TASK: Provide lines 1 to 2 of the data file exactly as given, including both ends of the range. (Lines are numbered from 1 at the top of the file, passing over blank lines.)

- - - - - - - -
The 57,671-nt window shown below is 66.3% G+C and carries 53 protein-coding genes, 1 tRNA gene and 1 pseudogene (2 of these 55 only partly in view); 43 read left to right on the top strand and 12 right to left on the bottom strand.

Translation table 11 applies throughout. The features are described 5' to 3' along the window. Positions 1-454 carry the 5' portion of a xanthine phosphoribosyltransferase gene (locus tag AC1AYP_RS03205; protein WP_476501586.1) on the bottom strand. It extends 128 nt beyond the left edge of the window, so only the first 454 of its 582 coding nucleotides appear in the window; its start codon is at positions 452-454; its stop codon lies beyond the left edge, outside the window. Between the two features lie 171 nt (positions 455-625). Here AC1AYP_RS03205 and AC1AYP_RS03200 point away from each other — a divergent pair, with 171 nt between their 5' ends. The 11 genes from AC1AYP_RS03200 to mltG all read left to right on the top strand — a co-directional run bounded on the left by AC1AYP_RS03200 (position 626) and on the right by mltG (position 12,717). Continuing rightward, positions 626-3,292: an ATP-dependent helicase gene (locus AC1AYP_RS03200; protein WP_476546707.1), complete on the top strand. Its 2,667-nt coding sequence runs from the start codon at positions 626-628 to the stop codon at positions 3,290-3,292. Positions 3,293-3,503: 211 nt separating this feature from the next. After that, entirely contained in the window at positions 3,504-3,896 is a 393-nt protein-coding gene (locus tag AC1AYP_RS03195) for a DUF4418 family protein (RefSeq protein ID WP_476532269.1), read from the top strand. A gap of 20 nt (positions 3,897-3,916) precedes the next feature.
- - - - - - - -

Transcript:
The 57,671-nt window shown below is 66.3% G+C and carries 53 protein-coding genes, 1 tRNA gene and 1 pseudogene (2 of these 55 only partly in view); 43 read left to right on the top strand and 12 right to left on the bottom strand.

Translation table 11 applies throughout. The features are described 5' to 3' along the window. Positions 1-454 carry the 5' portion of a xanthine phosphoribosyltransferase gene (locus tag AC1AYP_RS03205; protein WP_476501586.1) on the bottom strand. It extends 128 nt beyond the left edge of the window, so only the first 454 of its 582 coding nucleotides appear in the window; its start codon is at positions 452-454; its stop codon lies beyond the left edge, outside the window. Between the two features lie 171 nt (positions 455-625). Here AC1AYP_RS03205 and AC1AYP_RS03200 point away from each other — a divergent pair, with 171 nt between their 5' ends. The 11 genes from AC1AYP_RS03200 to mltG all read left to right on the top strand — a co-directional run bounded on the left by AC1AYP_RS03200 (position 626) and on the right by mltG (position 12,717). Continuing rightward, positions 626-3,292: an ATP-dependent helicase gene (locus AC1AYP_RS03200; protein WP_476546707.1), complete on the top strand. Its 2,667-nt coding sequence runs from the start codon at positions 626-628 to the stop codon at positions 3,290-3,292. Positions 3,293-3,503: 211 nt separating this feature from the next. After that, entirely contained in the window at positions 3,504-3,896 is a 393-nt protein-coding gene (locus tag AC1AYP_RS03195) for a DUF4418 family protein (RefSeq protein ID WP_476532269.1), read from the top strand. A gap of 20 nt (positions 3,897-3,916) precedes the next feature.